First recorded before 900; Middle English; Old English
fitt “round of singing, canto, song, speech” fit 4 [ fit ] SHOW IPA / fɪt / PHONETIC RESPELLING verb Nonstandard (chiefly Older Use). simple past tense of fight. Origin of fit 4
First recorded in 1805–10
Banking. Federal Insurance Tax.
Based on the Random House Unabridged Dictionary, © Random House, Inc. 2021
Example sentences from the Web for fit verb fits, fitting or fitted or US fit to be appropriate or suitable for (a situation, etc) to be of the correct size or shape for (a connection, container, etc) (tr) to adjust in order to render appropriate they had to fit the idea to their philosophy (tr) to supply with that which is needed (tr) to try clothes on (someone) in order to make adjustments if necessary (tr) to make competent or ready the experience helped to fit him for the task (tr) to locate with care (intr) to correspond with the facts or circumstances SEE MORE SEE LESS adjective fitter or fittest suitable to a purpose or design; appropriate having the right qualifications; qualifying in good health worthy or deserving a book fit to be read (foll by an infinitive) in such an extreme condition that a specified consequence is likely she was fit to scream; you look fit to drop mainly British informal (of a person) sexually attractive SEE MORE SEE LESS noun the manner in which something fits the act or process of fitting statistics the correspondence between observed and predicted characteristics of a distribution or model See goodness of fit SEE MORE SEE LESS Derived forms of fit fittable, adjective Word Origin for fit
C14: probably from Middle Dutch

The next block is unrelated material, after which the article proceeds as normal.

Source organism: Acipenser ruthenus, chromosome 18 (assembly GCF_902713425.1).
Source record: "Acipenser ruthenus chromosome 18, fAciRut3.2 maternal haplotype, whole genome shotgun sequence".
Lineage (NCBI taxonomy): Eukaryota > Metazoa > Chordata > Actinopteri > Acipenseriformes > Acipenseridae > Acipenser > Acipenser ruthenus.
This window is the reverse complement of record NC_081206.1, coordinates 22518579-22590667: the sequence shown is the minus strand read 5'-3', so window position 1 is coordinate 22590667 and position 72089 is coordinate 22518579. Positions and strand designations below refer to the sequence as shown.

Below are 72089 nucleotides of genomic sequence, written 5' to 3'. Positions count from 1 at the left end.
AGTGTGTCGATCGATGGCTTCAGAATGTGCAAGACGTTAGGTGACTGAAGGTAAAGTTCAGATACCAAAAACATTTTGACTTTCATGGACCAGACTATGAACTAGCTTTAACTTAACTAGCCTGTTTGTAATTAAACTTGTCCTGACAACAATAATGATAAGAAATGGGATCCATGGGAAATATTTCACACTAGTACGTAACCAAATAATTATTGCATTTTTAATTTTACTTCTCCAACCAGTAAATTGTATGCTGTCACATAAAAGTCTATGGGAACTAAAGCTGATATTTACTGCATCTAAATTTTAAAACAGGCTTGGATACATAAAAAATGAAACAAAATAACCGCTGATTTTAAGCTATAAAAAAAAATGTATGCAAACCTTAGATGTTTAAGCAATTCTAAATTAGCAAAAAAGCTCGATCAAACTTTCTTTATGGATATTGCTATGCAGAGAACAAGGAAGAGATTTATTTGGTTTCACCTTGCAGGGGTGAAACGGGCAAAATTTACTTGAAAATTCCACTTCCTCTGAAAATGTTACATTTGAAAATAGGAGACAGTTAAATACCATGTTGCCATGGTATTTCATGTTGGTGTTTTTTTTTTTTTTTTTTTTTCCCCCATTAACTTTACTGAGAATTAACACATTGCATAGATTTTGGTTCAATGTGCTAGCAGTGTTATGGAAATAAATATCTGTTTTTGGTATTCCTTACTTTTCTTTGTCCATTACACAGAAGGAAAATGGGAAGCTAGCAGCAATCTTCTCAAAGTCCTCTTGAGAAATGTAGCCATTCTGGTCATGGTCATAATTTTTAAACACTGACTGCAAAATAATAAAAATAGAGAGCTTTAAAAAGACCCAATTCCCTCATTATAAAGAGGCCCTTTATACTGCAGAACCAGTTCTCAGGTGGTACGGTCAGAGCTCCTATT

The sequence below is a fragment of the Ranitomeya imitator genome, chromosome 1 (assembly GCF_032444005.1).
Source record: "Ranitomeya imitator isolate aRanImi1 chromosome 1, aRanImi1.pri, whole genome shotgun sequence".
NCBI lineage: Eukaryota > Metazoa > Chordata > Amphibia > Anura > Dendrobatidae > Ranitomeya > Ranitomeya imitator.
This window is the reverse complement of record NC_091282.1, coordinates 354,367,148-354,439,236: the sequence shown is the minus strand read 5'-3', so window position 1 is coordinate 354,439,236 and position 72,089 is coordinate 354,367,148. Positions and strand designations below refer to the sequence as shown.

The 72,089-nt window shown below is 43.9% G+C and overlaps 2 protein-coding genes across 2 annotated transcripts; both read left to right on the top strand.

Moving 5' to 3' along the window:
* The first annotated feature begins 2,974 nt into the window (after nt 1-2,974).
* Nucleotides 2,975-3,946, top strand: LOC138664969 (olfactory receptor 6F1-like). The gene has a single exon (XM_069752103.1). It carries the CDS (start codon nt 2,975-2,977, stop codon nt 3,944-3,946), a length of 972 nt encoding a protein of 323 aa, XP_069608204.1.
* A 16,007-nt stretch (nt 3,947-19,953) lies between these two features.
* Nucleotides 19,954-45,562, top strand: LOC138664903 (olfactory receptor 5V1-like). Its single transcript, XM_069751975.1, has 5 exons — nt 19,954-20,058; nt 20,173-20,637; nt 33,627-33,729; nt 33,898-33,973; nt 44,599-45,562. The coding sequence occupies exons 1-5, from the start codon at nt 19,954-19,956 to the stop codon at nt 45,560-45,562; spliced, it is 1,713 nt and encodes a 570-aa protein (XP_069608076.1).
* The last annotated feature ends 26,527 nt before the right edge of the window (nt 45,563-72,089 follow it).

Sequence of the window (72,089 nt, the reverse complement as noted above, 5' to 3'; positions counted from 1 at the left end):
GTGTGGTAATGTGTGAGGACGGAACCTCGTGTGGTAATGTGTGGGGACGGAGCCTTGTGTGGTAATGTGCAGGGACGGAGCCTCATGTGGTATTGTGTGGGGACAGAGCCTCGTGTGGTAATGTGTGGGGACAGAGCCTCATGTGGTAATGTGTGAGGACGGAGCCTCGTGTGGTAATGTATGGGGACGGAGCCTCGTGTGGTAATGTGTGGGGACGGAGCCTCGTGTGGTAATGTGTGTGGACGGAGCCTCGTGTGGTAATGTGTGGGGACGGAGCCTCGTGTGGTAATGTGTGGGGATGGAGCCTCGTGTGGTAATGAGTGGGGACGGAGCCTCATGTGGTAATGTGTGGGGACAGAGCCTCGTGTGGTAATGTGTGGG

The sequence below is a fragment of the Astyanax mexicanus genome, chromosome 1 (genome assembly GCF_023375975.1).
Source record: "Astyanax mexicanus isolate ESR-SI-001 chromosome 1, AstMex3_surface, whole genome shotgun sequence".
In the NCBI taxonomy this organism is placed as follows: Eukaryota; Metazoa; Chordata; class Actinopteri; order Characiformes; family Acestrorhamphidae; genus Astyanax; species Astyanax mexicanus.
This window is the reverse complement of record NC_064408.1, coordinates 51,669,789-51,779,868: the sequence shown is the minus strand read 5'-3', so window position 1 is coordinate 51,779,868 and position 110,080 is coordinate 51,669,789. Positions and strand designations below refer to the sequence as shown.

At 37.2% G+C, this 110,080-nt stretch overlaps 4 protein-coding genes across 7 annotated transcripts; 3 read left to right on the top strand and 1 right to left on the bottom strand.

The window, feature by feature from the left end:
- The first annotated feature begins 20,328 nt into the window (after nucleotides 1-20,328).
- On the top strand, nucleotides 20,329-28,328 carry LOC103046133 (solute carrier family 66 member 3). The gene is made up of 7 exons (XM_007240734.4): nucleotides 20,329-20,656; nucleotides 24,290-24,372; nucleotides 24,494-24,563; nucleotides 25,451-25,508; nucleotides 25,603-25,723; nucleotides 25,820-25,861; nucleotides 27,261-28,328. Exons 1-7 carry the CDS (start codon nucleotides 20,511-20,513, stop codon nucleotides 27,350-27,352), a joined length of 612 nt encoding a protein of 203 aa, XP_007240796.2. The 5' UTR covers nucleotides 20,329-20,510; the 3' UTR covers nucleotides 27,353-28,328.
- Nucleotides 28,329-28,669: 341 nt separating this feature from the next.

vitten; related to Old Norse fitja to knit noun pathol a sudden attack or convulsion, such as an epileptic seizure a sudden spell of emotion a fit of anger an impulsive period of activity or lack of activity; mood a fit of laziness give a person a fit to surprise a person in an outrageous manner have a fit or throw a fit informal to become very angry or excited in fits and starts or by fits and starts in spasmodic spells; irregularly SEE MORE SEE LESS verb fits, fitting or fitted (intr) informal to have a sudden attack or convulsion, such as an epileptic seizure Word Origin for fit
fitt conflict; see fit ³ noun archaic a story or song or a section of a story or song Word Origin for fit
fitt; related to Old Norse fit hem, Old High German fizza yarn
Collins English Dictionary - Complete & Unabridged 2012 Digital Edition
© William Collins Sons & Co. Ltd. 1979, 1986 © HarperCollins
Publishers 1998, 2000, 2003, 2005, 2006, 2007, 2009, 2012
v. To be the proper size and shape. adj. Physically sound; healthy. n. The degree of precision with which surfaces are adjusted or adapted to each other in a machine, device, or collection of parts. n. A seizure or a convulsion, especially one caused by epilepsy. The sudden appearance of a symptom such as coughing or sneezing.
The American Heritage® Stedman's Medical Dictionary
Copyright © 2002, 2001, 1995 by Houghton Mifflin Company. Published by Houghton Mifflin Company.
In addition to the idioms beginning with
fit fit as a fiddle fit in fit like a glove fit out fits and starts, by fit to be tied fit to kill
give someone fits have a fit if the shoe fits see fit to survival of the fittest
The American Heritage® Idioms Dictionary
Copyright © 2002, 2001, 1995 by Houghton Mifflin Harcourt Publishing Company. Published by Houghton Mifflin Harcourt Publishing Company.